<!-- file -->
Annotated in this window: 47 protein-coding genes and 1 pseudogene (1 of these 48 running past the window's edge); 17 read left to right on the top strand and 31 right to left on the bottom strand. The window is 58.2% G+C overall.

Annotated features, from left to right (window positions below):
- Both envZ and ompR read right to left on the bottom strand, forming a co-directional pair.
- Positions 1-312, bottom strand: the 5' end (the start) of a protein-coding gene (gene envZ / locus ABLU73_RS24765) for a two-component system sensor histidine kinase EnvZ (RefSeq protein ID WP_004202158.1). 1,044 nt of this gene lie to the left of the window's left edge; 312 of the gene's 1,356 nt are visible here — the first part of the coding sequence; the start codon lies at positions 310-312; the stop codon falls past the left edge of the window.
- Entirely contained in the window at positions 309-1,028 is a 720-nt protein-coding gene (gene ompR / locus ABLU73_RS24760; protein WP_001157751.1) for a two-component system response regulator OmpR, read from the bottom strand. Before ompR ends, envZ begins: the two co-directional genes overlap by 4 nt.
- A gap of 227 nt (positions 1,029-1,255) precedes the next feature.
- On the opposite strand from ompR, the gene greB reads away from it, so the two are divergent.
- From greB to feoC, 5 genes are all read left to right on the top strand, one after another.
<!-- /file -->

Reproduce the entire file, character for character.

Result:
Annotated in this window: 47 protein-coding genes and 1 pseudogene (1 of these 48 running past the window's edge); 17 read left to right on the top strand and 31 right to left on the bottom strand. The window is 58.2% G+C overall.

Annotated features, from left to right (window positions below):
- Both envZ and ompR read right to left on the bottom strand, forming a co-directional pair.
- Positions 1-312, bottom strand: the 5' end (the start) of a protein-coding gene (gene envZ / locus ABLU73_RS24765) for a two-component system sensor histidine kinase EnvZ (RefSeq protein ID WP_004202158.1). 1,044 nt of this gene lie to the left of the window's left edge; 312 of the gene's 1,356 nt are visible here — the first part of the coding sequence; the start codon lies at positions 310-312; the stop codon falls past the left edge of the window.
- Entirely contained in the window at positions 309-1,028 is a 720-nt protein-coding gene (gene ompR / locus ABLU73_RS24760; protein WP_001157751.1) for a two-component system response regulator OmpR, read from the bottom strand. Before ompR ends, envZ begins: the two co-directional genes overlap by 4 nt.
- A gap of 227 nt (positions 1,029-1,255) precedes the next feature.
- On the opposite strand from ompR, the gene greB reads away from it, so the two are divergent.
- From greB to feoC, 5 genes are all read left to right on the top strand, one after another.